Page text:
November 22, 2018

6 Tips for Conquering the Challenges of Remote Work

I have always been in favor of remote and flexible working. Usually working from home couple of days a week has boosted my productivity – I just feel like I can concentrate better and get more stuff done when working from home. Nowadays we have all the tools needed to work from basically anywhere, as long as there is a decent internet connection and sufficient coffee supply. Therefore, when our family decided to move to Berlin earlier this year, I was certain that I would be able to continue my work full time from the comfort of our new home.

As I anticipated and as it proved out, working remotely all the time is not the same as working from home a couple of days a week. Especially when you have just relocated to a new country where you basically know no one. Therefore, I decided that I needed to start listing principles/habits that are important when working remotely for a longer period of time. I did not really come up with this list myself (so I don’t want to take the credit for it), mostly copied ideas from other blogs that I found helpful.

1. Have a designated space to do your work.
I have noticed that it is really important to have a good table and chair and to take care of proper work ergonomics. This is obviously important both at the office and at home. In addition, at home it makes sense to have a dedicated place for work (ideally a separate room) and to set certain boundaries, for example never work from the bed. This will help to separate work and family/free time – otherwise you may start to feel that you are working all the time. I invested in height adjustable table (something that we had at Helsinki office, too) so that I can stand part of the day.

2. Make a schedule.
This is actually really important for everyone, not just for remote workers, but as a remote worker I have paid more attention to it. You should always list your priorities and schedule time in your calendar for work that is related to those priorities. Otherwise, you may just end up doing something instead of those things that make the biggest difference.

3. Engage and communicate with colleagues.
I think this is the most important (and obvious) tip for remote workers. Communication is different over the phone/skype/messaging app/email than it is in person. It is important to communicate clearly when the communication is in writing. It is also important to plan how you engage regularly with your colleagues. I just recently visited our Helsinki office as well as our German office in Wiesbaden and noticed that meeting and having discussions with colleagues really boosts my energy levels and motivation.

4. Find the best meeting practices – Embrace video.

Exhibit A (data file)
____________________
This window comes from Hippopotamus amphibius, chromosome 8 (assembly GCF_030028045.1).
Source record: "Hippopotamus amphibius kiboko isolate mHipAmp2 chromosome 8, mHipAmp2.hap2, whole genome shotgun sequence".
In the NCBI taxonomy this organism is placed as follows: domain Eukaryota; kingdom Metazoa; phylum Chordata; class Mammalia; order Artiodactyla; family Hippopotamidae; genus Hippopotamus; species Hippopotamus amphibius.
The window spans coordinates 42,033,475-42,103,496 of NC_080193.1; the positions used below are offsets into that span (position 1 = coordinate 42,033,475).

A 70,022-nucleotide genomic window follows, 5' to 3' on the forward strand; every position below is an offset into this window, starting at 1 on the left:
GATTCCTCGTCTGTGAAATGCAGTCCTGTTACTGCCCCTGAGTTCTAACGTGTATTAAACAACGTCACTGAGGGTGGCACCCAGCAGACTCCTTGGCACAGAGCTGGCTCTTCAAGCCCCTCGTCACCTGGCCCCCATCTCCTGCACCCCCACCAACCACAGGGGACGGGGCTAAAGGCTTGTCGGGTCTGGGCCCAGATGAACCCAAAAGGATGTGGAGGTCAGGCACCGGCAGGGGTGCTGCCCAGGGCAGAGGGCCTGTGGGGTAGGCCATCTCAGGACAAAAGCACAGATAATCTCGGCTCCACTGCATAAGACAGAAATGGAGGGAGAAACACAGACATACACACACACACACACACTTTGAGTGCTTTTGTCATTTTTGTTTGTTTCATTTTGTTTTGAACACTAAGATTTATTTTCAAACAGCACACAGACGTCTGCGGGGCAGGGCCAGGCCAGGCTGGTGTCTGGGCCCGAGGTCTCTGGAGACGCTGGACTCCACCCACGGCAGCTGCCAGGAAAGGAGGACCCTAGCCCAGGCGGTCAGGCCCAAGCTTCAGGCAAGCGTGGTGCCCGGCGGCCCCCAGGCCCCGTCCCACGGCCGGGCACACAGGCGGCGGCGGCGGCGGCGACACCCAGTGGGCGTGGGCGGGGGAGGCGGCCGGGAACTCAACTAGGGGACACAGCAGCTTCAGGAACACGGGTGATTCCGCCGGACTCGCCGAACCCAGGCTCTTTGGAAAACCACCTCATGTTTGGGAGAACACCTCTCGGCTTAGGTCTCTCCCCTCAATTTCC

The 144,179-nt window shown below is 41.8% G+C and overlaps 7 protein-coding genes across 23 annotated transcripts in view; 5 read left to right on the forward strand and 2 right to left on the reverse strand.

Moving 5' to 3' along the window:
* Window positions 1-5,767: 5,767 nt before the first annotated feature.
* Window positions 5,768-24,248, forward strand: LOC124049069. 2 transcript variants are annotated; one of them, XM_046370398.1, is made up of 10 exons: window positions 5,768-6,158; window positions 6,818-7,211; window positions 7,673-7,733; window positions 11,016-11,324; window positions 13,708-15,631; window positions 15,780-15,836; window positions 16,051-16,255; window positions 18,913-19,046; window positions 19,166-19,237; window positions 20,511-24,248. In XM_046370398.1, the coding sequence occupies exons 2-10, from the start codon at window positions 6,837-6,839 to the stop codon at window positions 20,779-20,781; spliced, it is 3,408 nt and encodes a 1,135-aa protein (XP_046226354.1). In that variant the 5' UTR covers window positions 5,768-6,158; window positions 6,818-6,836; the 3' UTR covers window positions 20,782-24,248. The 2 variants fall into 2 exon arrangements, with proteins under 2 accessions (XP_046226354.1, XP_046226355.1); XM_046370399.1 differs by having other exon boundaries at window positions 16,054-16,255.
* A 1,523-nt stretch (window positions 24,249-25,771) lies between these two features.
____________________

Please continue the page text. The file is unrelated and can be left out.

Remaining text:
I have not used video that much myself yet, but when I have tried it few times in meetings, I have really found it helpful. It is much more engaging to have a video call when you can see the reactions of the others. I think this is something that should be generally used more at work. But even when you are not using video, it is really (really!) important to make sure that the audio quality is good for everyone participating in the meeting. When you cannot hear the discussion, you feel quite disengaged.

5. Limit the distractions.
That one has been quite easy. There are lot less distractions at home than at the office.

6. Have breaks.
I try to have a proper lunch break every day or go for a walk or cycling during the day. I really helps to keep me focused and productive throughout the day.

Besides the things listed above, I have noticed that the main challenge I have faced when working remotely is the lack of direct contact with colleagues (or other human beings in general), which sometimes makes me feel isolated. Therefore, I have found that the most important thing is to actively seek social contacts – for example through hobbies or other interests. Social networks (e.g. Linkedin, Meetup) are also very helpful in finding people that have same interests or are in similar situation.

I find it extremely inspiring and motivating how RELEX as a company trusts its employees and gives them flexibility to work remotely, something that is not encouraged in all companies. Having this possibility has enabled me and my wife to fulfil our life-long dream to move and work abroad.

Tuomo works as legal counsel in the RELEX Finance & People Central team. He holds an LL.M. degree and regularly supports sales teams in getting contracts signed with customers, helps making sure that RELEX complies with the applicable laws, and answers to a broad spectrum of questions from his colleagues relating to legal topics. Tuomo has recently moved to Berlin with his family and works most of the time remotely from home. When not working, Tuomo likes to spend time with his family, go bouldering & climbing and do outdoor activities.

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